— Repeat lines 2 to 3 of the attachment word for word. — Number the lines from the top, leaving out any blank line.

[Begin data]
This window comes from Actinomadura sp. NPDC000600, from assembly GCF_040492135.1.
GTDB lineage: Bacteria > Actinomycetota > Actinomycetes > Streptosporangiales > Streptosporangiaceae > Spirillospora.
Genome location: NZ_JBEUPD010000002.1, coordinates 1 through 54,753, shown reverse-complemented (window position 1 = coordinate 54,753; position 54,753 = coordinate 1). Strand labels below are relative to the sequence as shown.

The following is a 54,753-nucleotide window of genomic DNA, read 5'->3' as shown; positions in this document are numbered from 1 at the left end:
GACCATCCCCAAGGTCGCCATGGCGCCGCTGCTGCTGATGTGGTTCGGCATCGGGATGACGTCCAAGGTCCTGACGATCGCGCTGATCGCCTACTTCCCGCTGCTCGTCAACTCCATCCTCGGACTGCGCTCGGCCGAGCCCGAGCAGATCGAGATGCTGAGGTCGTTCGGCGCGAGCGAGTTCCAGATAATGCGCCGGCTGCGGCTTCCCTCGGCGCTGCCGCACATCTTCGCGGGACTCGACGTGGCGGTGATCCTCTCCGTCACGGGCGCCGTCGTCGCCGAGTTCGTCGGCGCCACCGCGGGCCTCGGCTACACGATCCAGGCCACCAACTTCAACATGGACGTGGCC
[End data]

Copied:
GTDB lineage: Bacteria > Actinomycetota > Actinomycetes > Streptosporangiales > Streptosporangiaceae > Spirillospora.
Genome location: NZ_JBEUPD010000002.1, coordinates 1 through 54,753, shown reverse-complemented (window position 1 = coordinate 54,753; position 54,753 = coordinate 1). Strand labels below are relative to the sequence as shown.